If you like your devastation juxtaposed with jaunty jazz, you might enjoy Rintaro's new anime film Metropolis. Be forewarned, though: I use the term "new" lightly, as Metropolis scavenges the bones of umpteen science-fiction hits of the past, beginning with Fritz Lang's silent classic of the same name.
Like Lang's Metropolis, Rintaro's film depicts class struggles against a glorious visual background. Rintaro's colorful architectural landscapes, palatial offices, and flying traffic immediately recall Blade Runner, especially upon the introduction of Tima, the prized robot-girl destined to sit on the "throne" of the "Ziggurat," a massive tower of power soon to be activated in the heart of the city. Tima causes the requisite sci-fi confusion: is she a machine or a human? Or is she a breakthrough hybrid of (wo)man and machine? (In addition to Blade Runner, the compelling Tima evokes the woman-machine-alien-God of Star Trek: The Motion Picture.)
In a succession of short yet laborious exposition scenes, screenwriter Katsuhiro Otomo (working from Osamu Tezuka's apparently legendary 1949 manga) establishes the hierarchy of this Metropolis, where robots are working-class scabs stealing work from the poor wretches on the ground (and underground). In offices high above the city, businessmen play power politics, influencing city planning to accomodate the erection of the Ziggurat. Regular and portentous announcements herald the massive construct as the promise of a great and successful future of all. Meanwhile, resistance and revolution stir, with vigilantes keeping the robots (who are restricted in their movement) in their place. All of the factions covet the power of the gods.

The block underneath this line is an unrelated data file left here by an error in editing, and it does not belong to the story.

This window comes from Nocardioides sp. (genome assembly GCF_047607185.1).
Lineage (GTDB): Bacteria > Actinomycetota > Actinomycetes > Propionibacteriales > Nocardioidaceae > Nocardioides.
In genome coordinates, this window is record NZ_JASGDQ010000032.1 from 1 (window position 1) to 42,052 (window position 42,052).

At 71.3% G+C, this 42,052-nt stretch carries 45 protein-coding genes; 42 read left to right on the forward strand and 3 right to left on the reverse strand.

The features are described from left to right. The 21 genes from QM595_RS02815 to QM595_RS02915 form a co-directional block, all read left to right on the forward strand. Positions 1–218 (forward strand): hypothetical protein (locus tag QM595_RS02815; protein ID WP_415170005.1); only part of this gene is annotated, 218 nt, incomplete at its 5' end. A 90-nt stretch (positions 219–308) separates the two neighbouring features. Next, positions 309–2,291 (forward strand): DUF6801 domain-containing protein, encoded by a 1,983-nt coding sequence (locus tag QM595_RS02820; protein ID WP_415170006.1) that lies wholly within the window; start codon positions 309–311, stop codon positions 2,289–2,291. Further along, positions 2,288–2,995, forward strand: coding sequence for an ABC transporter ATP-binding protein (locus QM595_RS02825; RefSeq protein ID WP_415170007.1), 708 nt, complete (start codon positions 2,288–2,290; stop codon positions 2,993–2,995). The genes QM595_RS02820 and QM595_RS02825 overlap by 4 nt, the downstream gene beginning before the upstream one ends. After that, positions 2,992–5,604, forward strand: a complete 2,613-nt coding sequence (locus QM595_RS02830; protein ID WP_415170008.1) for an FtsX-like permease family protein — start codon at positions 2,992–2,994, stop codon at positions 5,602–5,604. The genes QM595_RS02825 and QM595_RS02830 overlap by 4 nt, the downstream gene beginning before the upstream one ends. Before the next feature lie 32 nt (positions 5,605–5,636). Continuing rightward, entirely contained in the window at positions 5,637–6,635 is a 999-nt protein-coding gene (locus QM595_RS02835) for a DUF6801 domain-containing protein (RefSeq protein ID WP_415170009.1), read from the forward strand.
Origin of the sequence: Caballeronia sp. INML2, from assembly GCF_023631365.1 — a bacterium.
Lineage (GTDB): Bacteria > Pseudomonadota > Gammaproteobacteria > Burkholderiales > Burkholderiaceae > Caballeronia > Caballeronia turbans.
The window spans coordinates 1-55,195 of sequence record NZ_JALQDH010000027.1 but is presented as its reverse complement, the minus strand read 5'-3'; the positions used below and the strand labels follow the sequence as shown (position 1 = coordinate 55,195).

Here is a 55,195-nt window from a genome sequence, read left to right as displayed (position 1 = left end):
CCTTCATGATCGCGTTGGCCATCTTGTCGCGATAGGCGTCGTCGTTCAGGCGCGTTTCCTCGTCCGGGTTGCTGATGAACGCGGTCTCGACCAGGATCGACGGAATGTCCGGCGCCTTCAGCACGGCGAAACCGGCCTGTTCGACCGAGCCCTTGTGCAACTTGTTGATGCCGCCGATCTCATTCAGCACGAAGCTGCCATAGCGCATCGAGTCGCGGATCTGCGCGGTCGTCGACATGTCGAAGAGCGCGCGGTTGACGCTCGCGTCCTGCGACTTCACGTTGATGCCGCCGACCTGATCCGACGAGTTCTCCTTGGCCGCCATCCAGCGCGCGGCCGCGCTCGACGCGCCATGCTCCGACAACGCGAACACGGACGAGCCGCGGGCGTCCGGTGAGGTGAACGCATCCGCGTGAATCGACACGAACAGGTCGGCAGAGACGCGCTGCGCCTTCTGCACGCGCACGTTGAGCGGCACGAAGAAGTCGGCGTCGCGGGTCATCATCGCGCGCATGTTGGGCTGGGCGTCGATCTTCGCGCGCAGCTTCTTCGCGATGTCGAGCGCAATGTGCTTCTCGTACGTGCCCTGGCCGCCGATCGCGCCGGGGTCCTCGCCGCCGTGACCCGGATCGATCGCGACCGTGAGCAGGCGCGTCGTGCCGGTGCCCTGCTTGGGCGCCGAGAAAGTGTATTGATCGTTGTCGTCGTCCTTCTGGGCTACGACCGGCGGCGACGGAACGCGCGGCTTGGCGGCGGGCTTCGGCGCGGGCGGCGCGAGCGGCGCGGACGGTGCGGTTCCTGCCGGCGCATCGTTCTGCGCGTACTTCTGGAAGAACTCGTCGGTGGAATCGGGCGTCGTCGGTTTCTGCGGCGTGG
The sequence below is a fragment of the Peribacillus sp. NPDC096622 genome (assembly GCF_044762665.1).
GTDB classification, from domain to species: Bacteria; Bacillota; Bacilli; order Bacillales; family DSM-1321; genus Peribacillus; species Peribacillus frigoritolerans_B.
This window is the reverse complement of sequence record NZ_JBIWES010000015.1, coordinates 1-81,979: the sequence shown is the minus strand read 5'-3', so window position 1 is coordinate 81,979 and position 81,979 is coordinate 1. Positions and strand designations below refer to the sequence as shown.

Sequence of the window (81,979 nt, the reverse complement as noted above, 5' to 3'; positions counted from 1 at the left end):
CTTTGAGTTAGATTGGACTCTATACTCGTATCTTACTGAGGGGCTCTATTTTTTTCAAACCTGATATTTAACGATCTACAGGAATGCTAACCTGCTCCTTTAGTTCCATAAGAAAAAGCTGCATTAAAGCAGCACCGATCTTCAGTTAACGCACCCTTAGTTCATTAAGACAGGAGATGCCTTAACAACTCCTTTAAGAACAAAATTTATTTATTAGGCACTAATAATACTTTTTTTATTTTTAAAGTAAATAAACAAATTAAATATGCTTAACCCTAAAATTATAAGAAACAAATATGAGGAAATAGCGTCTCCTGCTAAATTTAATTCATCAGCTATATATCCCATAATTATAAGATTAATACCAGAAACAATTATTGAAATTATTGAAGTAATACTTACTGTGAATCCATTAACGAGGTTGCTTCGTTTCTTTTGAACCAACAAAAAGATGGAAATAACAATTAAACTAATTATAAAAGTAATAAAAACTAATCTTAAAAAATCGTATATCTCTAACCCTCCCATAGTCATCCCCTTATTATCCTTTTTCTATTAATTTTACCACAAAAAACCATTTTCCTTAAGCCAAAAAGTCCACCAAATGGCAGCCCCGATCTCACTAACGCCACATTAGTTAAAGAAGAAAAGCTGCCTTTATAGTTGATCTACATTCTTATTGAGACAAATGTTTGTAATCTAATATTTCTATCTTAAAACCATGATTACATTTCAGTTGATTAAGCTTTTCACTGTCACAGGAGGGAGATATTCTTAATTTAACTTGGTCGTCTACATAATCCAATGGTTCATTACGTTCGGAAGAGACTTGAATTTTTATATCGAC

Katsuhiro wrote and directed Akira, the biggest crossover anime hit, but unlike Katsushiro, Rintaro adopts the big-eyed, bulgy character design associated with Osamu. Unfortunately, this cartoony design is at odds with the often computer-generated "camera" movement (the action is laid out well, with long shots effectively minimizing the cartoony people) and backgrounds which are momentous and elegant and probably account for the film's five-year production. The resulting battle between styles ('50s anime vs. '70s cel animation vs. contemporary CGI) reflects the Brazil-ian, decade-blanding clash of form and function (like clunky gears alongside artificial intelligence). The only pleasure outside of the background animation--don't expect sparkling dialogue or fleshed-out characters--is the score, which blends faux John Williams (note the telescoping Star Wars-esque wipes) with the aforementioned jazz, culminating in the use of Ray Charles' "I Can't Stop Loving You." It's undeniably effective, but so was Kubrick's use of Vera Lynn's "We'll Meet Again" in Dr. Strangelove.
There's pleasure in many of the details here: the propaganda and advertisements (one billboard touts 7-Un), the political allegory (the relentless rush of button-pushing includes notions of martial law and coups d'etat in the face of long-term resistance and threatened revolution), and the oddly lyrical moments as essential to anime as the requisite fiery explosions (dogwalker and clown robots going haywire, sending balloons floating into the stratosphere).
In the end, though, Metropolis--like its iconic leading lady--lacks humanity, disappearing under the crushing machinery of its creator.